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History and Controversy

2019-10-25

Dr. Markku Ruotsila from Finland is a visiting professor and researcher at LCC International University. Dr. Ruotsila came to LCC for the Fall semester 2019 to teach History of World Civilization and Religion & Race in the United States. Dr. Ruotsila is well known as a historian with a specific interest in US history. With the current events rapidly unfolding in the United States, he is not reluctant to voice his opinions, many of which are found controversial in his home country. Traveling around the world, following the source, and conducting research, is what brought Dr. Markku Ruotsila here, and he has already proven to be a valuable addition to LCC.


Dr. Ruotsila, you have been a research fellow at the Center for Faith and Human Flourishing at LCC since 2018. How did you become familiar with LCC initially?
I often attend American studies and conferences and once met a professor whom I have now known for many years, who has introduced me to LCC. For me, it seems unusual to find this kind of liberal arts university in Europe, which combines academics and Christian faith. This has always been something that I wanted to be a part of. Being a Christian and being a scholar, having the ability to combine these two things was the most appealing factor of LCC. The more I learned about LCC, the more I desired to be here. As I am a research fellow at CFHF, I am not at LCC all the time. However, this semester I am able to join as a visiting professor, which gives me an opportunity to work on my research, meet new people, and also teach two classes.

You have been working on the transnational history of fundamentalism in the Christian Right during the Cold War. Could you share a bit more about this research?
It is actually a book about American fundamentalists. Self-described fundamental conservative evangelicals, is probably a better description. It describes how this group has networked throughout the world to spread their message and the reception given in various countries and cultures. It is also partly about theology. It deals with what is uniquely American about fundamental evangelical theology and how it is received in other cultures and confessional institutions. Another part of the project is looking at the roots of a global Christian Right which now exists, yet started to form during the Cold War. I chose the Cold War period because I am looking at these themes through a specific organization, the International Council of Christian Churches, which began in 1948. It had very anti-communist and non-orientation messages, but it spread another theological emphasis as well. The cultural and political interchange started much earlier than when it is commonly understood. This is the argument to which the book will explain in great detail.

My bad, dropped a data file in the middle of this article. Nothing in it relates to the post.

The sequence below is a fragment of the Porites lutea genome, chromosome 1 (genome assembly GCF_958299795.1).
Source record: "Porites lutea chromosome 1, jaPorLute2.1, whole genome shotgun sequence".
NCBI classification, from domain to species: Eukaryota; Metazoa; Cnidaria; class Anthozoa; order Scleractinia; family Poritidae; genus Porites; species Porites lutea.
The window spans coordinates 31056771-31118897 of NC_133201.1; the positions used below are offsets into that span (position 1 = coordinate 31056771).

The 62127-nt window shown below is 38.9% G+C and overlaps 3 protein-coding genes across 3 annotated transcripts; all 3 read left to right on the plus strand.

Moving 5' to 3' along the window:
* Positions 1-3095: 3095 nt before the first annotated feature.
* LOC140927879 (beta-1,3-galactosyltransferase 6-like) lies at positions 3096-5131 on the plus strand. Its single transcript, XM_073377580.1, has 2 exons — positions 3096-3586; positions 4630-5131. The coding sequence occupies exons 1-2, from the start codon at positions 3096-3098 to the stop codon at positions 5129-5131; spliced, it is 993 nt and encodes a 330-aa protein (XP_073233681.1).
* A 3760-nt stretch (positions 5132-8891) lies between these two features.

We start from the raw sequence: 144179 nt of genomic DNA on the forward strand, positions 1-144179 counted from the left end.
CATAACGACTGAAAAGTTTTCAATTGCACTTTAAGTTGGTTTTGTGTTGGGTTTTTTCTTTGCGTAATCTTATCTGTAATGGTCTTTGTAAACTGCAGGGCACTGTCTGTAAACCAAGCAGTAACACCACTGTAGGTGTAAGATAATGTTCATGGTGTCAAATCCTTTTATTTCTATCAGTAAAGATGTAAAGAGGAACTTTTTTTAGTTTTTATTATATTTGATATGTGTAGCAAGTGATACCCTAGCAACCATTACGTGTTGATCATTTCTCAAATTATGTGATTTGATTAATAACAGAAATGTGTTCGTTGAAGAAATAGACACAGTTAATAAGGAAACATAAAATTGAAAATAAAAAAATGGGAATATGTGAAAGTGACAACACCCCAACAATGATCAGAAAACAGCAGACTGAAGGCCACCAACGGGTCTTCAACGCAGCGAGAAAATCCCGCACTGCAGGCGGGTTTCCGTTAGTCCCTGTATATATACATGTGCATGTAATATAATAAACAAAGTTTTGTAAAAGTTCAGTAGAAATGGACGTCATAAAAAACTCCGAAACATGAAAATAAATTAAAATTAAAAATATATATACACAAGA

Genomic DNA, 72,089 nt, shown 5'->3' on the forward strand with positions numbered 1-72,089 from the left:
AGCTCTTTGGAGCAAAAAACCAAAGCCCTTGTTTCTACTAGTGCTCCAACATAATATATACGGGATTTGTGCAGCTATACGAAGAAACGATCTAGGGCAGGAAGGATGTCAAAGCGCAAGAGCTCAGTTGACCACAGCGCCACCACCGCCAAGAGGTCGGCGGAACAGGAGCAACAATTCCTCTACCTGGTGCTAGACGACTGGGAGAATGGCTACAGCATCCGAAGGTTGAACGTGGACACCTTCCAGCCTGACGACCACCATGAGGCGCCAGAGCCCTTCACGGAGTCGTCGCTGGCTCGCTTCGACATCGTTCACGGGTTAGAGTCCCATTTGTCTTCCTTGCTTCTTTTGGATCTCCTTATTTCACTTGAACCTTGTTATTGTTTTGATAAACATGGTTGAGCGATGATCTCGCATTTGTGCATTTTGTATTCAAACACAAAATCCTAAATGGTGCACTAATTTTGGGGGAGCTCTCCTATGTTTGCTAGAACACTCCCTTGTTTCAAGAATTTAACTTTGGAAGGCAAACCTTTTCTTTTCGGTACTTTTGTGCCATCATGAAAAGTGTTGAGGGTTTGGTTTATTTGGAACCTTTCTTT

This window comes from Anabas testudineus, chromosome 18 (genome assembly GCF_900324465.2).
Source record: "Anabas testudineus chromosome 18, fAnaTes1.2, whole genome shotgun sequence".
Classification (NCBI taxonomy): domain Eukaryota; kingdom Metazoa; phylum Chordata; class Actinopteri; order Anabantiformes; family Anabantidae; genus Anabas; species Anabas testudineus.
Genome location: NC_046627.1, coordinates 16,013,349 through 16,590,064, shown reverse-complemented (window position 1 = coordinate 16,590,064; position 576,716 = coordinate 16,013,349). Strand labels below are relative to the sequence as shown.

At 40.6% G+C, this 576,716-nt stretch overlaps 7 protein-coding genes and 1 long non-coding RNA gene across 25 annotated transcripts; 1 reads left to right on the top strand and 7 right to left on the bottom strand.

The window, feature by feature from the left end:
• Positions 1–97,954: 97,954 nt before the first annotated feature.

Dr. Ruotsila, you have been a visiting professor and research fellow in different universities in both the US and UK. What is the reason behind periodically changing your location?
As a historian, I work on various themes, so I go where the sources are. Most recently, I have been accepted as a visiting fellow in the US at Stanford University, California. They have a massive collection of work, and of course, there are a lot of materials to process before I move on to my next destination, but it is exciting at the same time.

Earlier this month, you presented an open lecture on the topic of Trump and the Christian Right. The topic is rather provocative given the recent news and development in US politics. How do you find the courage to speak about these hot topics in this day and age?
These topics are always problematic in the sense that people tend to confuse them. Quite often in Finland, I am introduced as the apologist for Trump and the extreme fundamentalist element. The results of my research and my personal opinions are different. I know these subjects are controversial issues, but someone has to talk about them based on research, not just opinion. I have written several books on the Christian Right in the United States. Most people in Europe seem to think that Donald Trump should not have any connection with the Christian Right, or rather the Christian Right should not support him in any way. However, they are in fact, his greatest supporters. I try to explain this one way to Europeans because the context is different. In the United States, I would explain it slightly differently. I do not think it is really a mystery why the Christian Right of that subsection of evangelicalism supports Trump. They support him on the actual policies that he has implemented. However, they do not support him as a person and they do not like the way he does things. In my paper, I am arguing that their reason for the support goes much deeper. Trump has an unsystematic way of doing things, but consistently over a long period of time he has argued for a sense of America-- what the nation really is and should be. Actually this argument is closely aligned to what ordinary members of the Christian Right, affiliated organizations and churches believe America really is and should be. He does not pretend to live up to the ideals himself but that is a different matter.

What are your hopes for this semester at LCC?
Teaching has taken most of my time, but slowly I am coming back to my research work as well. I do find LCC to be a special institution since most students seem very motivated to be here. The majority are active in classes and interested in various subjects. There is a sense of community here at LCC. I have not encountered another university like this where I have taught.

Photo credit from the book presentation: Gaudeamus

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